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Don Julio Añejo Tequila

Review: Don Julio Añejo Tequila (90.5/100)
a review by Chip Dykstra (Aka Arctic Wolf)
Revised April 02, 2018

Don Julio is a 100% Blue Weber Agave Tequila made from agave grown in the highlands of Jalisco, Mexico. As a highland tequila,we can expect the Don Julio to exhibit strong fruity citrus notes and to have a little hot pepper in the finish. The company was established by Don Julio González, who apparently began to examine the prospect of making his own Tequila in 1942. He established his distillery called, La Primavera, (TEQUILA DON JULIO NOM 1449, DOT 163, LOCATION: Atotonilco, Jalisco) and spent nearly forty years refining his Tequila into the spirit which now bears his name. This distillery produces the entire Don Julio portfolio.

Don Julio Añejo is produced in small batches, aged in American white-oak barrels for eighteen months.

In the Bottle 4.5/5

To the left is a bottle shot of the 750 ml Don Julio Añejo (bottled at 40 % Alcohol by volume). I like the distinctive squat bottle with its brown and oak colour scheme which I believe was chosen to remind us that this Añejo Tequila is an aged spirit which has spent over one year in oak barrels. The labeling is attractive, and each bottle is serial numbered which I reinforces in our minds that the product is made in small batches.

In The Glass 9/10

The Don Julio Añejo is a light amber colour which is only a smidgen darker than the Don Julio Reposado. As I brought my glass up to my nose, I discovered that the aroma rising into the breezes was very pleasant. The herbaceous agave is accented by light touches of caramel. There is a mild sweet fruitiness which reminds me of canned apricots and marmalade, some soft peppery notes, and tinges of lime citrus zest. I sense a hint of vanilla and some scattered tea leaves. This promises to be a very nice spirit.

In the Mouth 54.5/60

The Añejo Tequila is soft and smooth. The agave flavour is mellow accented by mild touches of white pepper, and the sweetness of a light caramel. I taste a very mild oak presence and an underlying honey-like sweetness which is very appealing. There are some fruit flavours, in particular lime zest and apricot jam, and these flavours are melded very well into the agave, the light oak, and the caramel. Some scattered tea leaves, some hints of coffee, and perhaps a touch of cocoa round out the taste experience. After a few sips, the mouth is heated by the agave pepper, but the sensation is never uncomfortable.

I decided to mix a Tequila Old Fashioned as it has become one of my favourite servings as of late. My wife had giving me a variety pack of cocktail bitters for Christmas this past year and I have found that the Fees Brothers Barrel Aged Whiskey Bitters work very well with Añejo Tequila. (The Aztec Chocolate bitters rock as well.) When I mixed my Añejo Tequila Old Fashioned with the Don Julio agave spirit, I found I was very content (see recipe below).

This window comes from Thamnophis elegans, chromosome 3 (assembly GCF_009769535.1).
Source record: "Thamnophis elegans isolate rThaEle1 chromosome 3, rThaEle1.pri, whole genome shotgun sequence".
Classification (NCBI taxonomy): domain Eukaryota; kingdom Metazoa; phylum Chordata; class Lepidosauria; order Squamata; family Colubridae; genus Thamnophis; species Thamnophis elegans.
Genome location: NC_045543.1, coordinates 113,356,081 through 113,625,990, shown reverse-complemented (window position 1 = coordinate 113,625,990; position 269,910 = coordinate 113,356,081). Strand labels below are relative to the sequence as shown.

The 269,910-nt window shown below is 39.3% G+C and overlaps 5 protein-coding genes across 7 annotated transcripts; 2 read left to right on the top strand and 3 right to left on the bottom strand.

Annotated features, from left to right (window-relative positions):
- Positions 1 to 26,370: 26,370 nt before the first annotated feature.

In the Throat 13.5/15

The añejo tequila exits with a smooth honey like sweetness which is firmly accented by herbaceous agave . There is some spicy black pepper in the finish, but the tonsils are warmed not battered. Impressions of caramel and coffee linger.

The Afterburn 9/10

The Don Julio Anejo is a very nice sipping spirit. This is not an agave spirit which I would mix into fruity cocktails like the Margarita. It is much more suited to Old Fashioned style cocktails, or to be enjoyed neat in a brandy or tequila glass.

You may read some of my other Tequila Reviews (click the link) if you wish to have some comparative reviews.


Suggested Recipe

Tequila Añejo Old Fashioned

2 oz Don Julio Añejo
1/4 oz Orange Curacao
1/8 oz Agave Syrup
dash of Barrel Aged Whisky Bitters (Fees Brothers)
Orange Peel

Add a thin coil of Orange Peel to the bottom of a rocks glass
Add a few cubes of ice
Pour 2 oz Añejo Tequila over the ice
Add Bitters and Agave Syrup
Stir Gently
Enjoy Responsibly

Note: If  you are interested in more of my original cocktail recipes, please click this link (Cocktails and Recipes) for more of my mixed


You may (loosely) interpret the scores as follows.

0-25     A spirit with a rating this low would actually kill you.
26-49   Depending upon your fortitude you might actually survive this.
50 -59  You are safe to drink this…but you shouldn’t.
60-69   Substandard swill which you may offer to people you do not want to see again.
70-74    Now we have a fair mixing Tequila.  Accept this but make sure it is mixed into a cocktail.
75-79    You may begin to serve this to friends, (we are probably still cocktail in territory).
80-84    We begin to enjoy this spirit neat or on the rocks. (I will still primarily mix cocktails)
85-89    Excellent for sipping or for mixing delicious cocktails!
90-94    Definitely a primary sipping spirit, in fact you may want to hoard this for yourself.
95-97.5 The Cream of the Crop
98+       I haven’t met this bottle yet…but I want to.

Very loosely we may put my scores into terms that you may be familiar with on a Gold, Silver, and  Bronze medal  scale as follows:

70 – 79.5    Bronze Medal (Recommended only as a mixer)
80 – 89.5     Silver Medal (Recommended for sipping and or a high quality mixer)
90 – 95         Gold Medal (Highly recommended for sipping and for sublime cocktails.)
95.5+            Platinum Award (Highest Recommendation)

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